Crisis In Algeria And Morocco: Maximum Tension Between Historical Rivals

Crisis in Algeria and Morocco: maximum tension between historical rivals

It is not the first time that Algeria and Morocco have collided head-on in their still short history as independent states. In fact, frictions and disagreements are common elements of the quiet neighborhood rivalry that both maintain for the leadership of the Maghreb, even punctuated by violent episodes such as the one recorded in September 1963, when their respective armed forces fought in the so-called “war. de las arenas “, a specific border dispute that did not lead to any territorial change.

That is why it is not surprising that now, after the death denounced by Algeria of three of its citizens in an unconfirmed place about 30 kilometers from the Moroccan military wall in the occupied Sahara, drums are being heard again that some interpret as the prelude to an imminent conflagration. warlike.


In any case, it is not the most likely. It is true that the tension has only increased, especially since Donald Trump decided, in December of last year, to support Rabat’s sovereignty thesis on Western Sahara. For Algiers, that was the signal that led him to alter a status quo of which it has not achieved any revenue for a long time.

The closure of the border between the two countries, which dates back to 1994 –after an accusation of mutual accusations about an attack in Marrakech, which cost the lives of four Spanish tourists–, has only served to fuel smuggling. But it has been of no use to the Sahrawis to change a course increasingly favorable to Rabat, nor to their main local ally (Algiers) to curb international favoritism towards Morocco as a regional leader.

Since then, and while the Polisario Front declared “total war” against Morocco in parallel – in November 2020 – Algiers decided on August 24 to break diplomatic relations with Rabat (as had already happened in 1975 and 1988) and, on September 22, closing its airspace to Moroccan aviation, measures with little real effect, but which symbolize the Algerian fed up with a neighbor whom it accuses of supporting the Islamist group Rashad and the Movement for Self-Determination of Kabylia , which Algiers blames for the recent fires in the Tizi Ouzou region and for promoting the independence of that region.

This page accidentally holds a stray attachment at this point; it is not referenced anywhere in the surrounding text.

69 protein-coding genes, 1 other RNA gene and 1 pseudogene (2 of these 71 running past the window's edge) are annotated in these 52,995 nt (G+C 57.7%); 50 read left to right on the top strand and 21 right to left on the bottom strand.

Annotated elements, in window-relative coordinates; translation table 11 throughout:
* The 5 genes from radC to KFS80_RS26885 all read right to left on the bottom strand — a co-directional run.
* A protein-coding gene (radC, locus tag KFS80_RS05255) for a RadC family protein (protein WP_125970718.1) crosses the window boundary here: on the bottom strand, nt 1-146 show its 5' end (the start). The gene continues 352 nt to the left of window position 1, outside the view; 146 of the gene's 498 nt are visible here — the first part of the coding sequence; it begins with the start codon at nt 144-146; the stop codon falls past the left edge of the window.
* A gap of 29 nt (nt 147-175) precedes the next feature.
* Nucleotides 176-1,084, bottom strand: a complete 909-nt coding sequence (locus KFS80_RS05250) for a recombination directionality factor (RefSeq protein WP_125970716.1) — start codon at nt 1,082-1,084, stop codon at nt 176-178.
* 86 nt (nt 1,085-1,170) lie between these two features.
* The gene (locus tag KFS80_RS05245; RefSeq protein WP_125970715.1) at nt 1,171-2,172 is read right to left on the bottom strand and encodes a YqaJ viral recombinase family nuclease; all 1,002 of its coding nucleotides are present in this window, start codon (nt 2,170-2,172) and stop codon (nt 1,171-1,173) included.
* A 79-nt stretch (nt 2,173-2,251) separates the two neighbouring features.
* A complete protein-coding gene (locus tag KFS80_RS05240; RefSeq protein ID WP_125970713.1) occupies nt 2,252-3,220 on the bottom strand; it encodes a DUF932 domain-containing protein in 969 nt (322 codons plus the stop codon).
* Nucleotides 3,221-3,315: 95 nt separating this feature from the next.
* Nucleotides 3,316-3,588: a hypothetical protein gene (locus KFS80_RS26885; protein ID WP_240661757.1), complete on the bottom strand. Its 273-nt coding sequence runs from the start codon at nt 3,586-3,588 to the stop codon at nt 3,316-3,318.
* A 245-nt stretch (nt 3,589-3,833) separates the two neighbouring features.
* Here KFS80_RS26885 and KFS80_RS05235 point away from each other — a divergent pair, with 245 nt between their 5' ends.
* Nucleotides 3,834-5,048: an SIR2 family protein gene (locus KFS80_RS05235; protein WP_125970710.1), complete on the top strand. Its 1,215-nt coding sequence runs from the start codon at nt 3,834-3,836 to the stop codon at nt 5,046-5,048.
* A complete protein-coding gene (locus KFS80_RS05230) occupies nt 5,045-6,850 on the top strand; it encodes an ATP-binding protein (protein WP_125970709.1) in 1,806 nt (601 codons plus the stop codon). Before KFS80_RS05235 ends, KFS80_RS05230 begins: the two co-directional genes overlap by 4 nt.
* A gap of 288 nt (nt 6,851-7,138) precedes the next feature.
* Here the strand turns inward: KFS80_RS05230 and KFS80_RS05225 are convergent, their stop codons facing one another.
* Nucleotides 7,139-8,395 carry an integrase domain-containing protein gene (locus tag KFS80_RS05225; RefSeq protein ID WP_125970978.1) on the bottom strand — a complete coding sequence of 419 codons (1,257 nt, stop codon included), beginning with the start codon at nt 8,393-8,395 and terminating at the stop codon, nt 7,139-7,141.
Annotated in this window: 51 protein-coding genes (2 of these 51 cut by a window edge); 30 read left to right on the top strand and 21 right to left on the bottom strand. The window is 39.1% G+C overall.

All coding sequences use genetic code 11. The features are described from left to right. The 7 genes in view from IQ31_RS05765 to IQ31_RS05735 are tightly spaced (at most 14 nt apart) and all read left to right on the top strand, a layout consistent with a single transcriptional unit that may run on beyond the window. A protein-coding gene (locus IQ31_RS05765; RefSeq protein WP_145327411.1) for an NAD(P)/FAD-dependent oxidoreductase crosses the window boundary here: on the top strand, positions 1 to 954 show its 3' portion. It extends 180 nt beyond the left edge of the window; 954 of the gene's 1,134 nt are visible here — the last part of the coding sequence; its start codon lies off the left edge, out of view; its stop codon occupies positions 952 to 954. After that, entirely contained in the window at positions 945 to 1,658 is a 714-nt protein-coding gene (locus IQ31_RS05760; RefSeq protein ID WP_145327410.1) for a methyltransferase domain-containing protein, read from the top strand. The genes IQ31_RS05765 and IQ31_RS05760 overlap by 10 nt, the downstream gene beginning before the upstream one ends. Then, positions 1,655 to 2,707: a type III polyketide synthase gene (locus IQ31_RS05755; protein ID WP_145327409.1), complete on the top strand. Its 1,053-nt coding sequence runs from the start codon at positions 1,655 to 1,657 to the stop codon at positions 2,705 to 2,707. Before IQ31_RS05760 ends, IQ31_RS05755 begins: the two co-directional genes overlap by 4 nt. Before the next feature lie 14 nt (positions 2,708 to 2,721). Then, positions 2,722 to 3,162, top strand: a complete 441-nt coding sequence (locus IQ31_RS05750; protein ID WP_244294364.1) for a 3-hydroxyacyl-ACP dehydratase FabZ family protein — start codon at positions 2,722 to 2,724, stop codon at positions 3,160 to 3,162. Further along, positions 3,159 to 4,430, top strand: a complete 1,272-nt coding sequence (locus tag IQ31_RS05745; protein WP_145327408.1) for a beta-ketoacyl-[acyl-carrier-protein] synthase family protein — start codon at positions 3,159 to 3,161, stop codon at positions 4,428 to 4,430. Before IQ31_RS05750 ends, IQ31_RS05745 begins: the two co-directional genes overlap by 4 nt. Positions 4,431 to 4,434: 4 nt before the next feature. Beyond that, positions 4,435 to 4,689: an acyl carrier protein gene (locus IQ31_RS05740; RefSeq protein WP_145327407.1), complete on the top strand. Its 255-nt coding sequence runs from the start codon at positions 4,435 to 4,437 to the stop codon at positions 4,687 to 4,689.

To this would be added the Moroccan telephone espionage through the Pegasus system, of the Israeli company NSO Group, and, as a background, the criticism for the normalization of relations that Rabat has established with Israel, which it supports to once again be recognized as Observer member of the African Union (from which he was excluded in 2002). An Israel that, through the mouth of its Foreign Minister on the occasion of his first visit to Rabat in August, has presented Algeria as a regional threat and has signaled its growing rapprochement with Iran.

This accumulation of arguments, and the clear perception that none of them have served to dissuade Morocco from continuing in its quest to finally control Western Sahara and establish itself as a regional leader, while making the effort of Military modernization in which the Royal Armed Forces (FAR) are immersed – still below the Algerian People’s Army in combat power – is what has led Algiers to close the Maghreb Europe gas pipeline since last day 1.

The measure punishes its neighbor not only because it will cease to receive the income derived from the transit of gas to Spain and Portugal, but, above all, because it will cease to have the gas necessary for the operation of its two combined cycle plants that produced in around 10% of the country’s electricity.

At that point, Morocco is interested in adopting a low profile in the crisis, if only because to finish off effective control of the occupied Sahara, it does not want to disperse its forces to meet the challenge posed by Algeria, when it has not yet managed to close the crisis with Spain and has just received a slap in the face of the General Court of the European Union.

Also, Algiers, apart from the bombastic declarations of revenge for the death of the three truck drivers, may not be interested in going to the last consequences due to the international cost that it would have to bear at a time when its government lacks popular support and in the one that accumulates too many internal pending subjects. That does not mean that he also calculates that the Moroccan rearmament can end its current advantage in a decade and feel the temptation to exploit the crisis even more to silence the growing internal criticism for its ineffectiveness and its lack of democratization will.

In these circumstances, the very diminished forces of the Polisario Front appear as the asset that Algeria can activate to send a more forceful message to Morocco, receiving not only more permission to move, but also more means to be able to hit the FAR throughout the Wall.

None of this is good news for Spain. At the moment, we are already suffering the consequences of the closure of the gas pipeline, since, although it may be assumed that there will be no lack of supply, it will be necessary to pay for gas at higher prices. But it is also that, although the arms race of our two southern neighbors is explained by an internal Maghreb dynamic, it is inevitable that their rearmament will end up affecting our own defense plans. And even more so if they end up facing each other on the battlefield.



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